Syria reports largest single day jump in coronavirus cases

War-torn Syria has limited coronavirus testing capabilities and a heavily damaged health system. Above, residents shop for clothes at a flea market in Damascus on May 17, 2020. (AFP)
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Updated 23 May 2020

Syria reports largest single day jump in coronavirus cases

  • Syrian health ministry: 11 people tested positive upon their return from Kuwait

DAMASCUS: The Syrian government has announced the largest single day jump of recorded cases in the country, where so far testing has been limited.
The health ministry said Saturday that 11 people tested positive upon their return from Kuwait, and that they were among Syrians repatriated from the Gulf country.
It brings the total recorded infections in Syria to 70 and four deaths. The war-torn nation has limited testing capabilities and a heavily damaged health system.
Two regions in the country’s north with a population of nearly 8 million people are outside of government control, so testing there has also been even more limited.
Health authorities have reported no infections in the rebel-held northwest.
In the northeast, the Kurdish-led government began carrying out its own testing and has so far recorded three infections and one death.


‘Provocative’ Erdogan to drill for oil off Libya

Updated 31 May 2020

‘Provocative’ Erdogan to drill for oil off Libya

  • Turkey claims an agreement gives it the right to explore for oil and gas in an exclusive economic zone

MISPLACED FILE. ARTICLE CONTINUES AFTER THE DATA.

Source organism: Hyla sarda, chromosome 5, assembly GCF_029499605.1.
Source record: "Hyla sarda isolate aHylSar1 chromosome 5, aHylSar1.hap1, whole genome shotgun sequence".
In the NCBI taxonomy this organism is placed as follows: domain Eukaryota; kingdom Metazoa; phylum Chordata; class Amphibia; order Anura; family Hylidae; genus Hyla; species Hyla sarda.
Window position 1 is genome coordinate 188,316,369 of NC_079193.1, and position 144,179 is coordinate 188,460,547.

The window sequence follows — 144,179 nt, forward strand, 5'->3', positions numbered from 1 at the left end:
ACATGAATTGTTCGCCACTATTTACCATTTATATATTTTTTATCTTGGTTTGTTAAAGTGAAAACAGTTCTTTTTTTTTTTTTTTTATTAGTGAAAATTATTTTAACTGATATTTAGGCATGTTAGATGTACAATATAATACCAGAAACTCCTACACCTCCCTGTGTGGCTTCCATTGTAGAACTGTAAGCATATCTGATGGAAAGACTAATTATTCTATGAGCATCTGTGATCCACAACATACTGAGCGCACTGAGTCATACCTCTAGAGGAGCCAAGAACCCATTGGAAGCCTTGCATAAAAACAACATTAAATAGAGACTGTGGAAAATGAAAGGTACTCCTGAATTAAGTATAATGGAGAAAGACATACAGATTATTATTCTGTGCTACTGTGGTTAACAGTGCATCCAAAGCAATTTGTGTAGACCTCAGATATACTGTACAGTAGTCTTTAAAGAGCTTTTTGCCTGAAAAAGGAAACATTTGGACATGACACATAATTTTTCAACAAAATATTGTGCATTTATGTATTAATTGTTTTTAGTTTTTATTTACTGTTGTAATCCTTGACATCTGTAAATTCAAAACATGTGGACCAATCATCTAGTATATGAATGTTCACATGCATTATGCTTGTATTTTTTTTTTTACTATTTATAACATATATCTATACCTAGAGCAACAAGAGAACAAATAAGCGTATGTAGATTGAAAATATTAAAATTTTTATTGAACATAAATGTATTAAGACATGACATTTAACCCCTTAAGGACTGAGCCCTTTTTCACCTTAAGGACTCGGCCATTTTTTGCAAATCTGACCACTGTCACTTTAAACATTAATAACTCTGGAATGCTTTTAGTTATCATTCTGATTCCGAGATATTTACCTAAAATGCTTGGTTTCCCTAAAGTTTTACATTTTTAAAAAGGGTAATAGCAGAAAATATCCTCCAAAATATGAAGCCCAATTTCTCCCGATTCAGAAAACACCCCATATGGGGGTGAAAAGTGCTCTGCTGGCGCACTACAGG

JEDDAH: Turkish President Recep Tayyip Erdogan plans to create a “fait accompli” over rights to natural resources in the eastern Mediterranean by drilling off the coast of Libya, analysts told Arab News on Saturday.

Ankara’s announcement that it intends to activate last year’s maritime borders agreement with the Libyan government in Tripoli has brought simmering tensions to the boil.   

Turkey claims the agreement gives it the right to explore for oil and gas in an exclusive economic zone (EEZ) between its southern coast and Libya’s northeastern coast. However, Greece, Cyprus and the EU say the deal is illegal. Turkey may also face EU sanctions over drilling in Cypriot territorial waters.

Ankara has not said exactly where it will drill, but experts told Arab News they expect exploration activities to begin off Tripoli in the short term, and then near to the coastal city of Sirte.

“From a tactical point of view, Turkey may test the scenario of a crisis with Athens where escalation takes place and then, in the context of de-escalation, the two countries would have to discuss and negotiate their positions,” said Zenonas Tziarras, a researcher at PRIO Cyprus Centre.

Mona Sukkarieh, a political risk consultant and co-founder of Middle East Strategic Perspectives, said: “If we take Turkish operations off the Cypriot coast as an indicator, operations off the Libyan coast might start off on the less provocative part of the spectrum and grow bolder with time toward the more provocative part of the spectrum.

“The objective is to demonstrate a resolute determination in order to extract concessions or, at the very least, to impose itself as a player to reckon with.”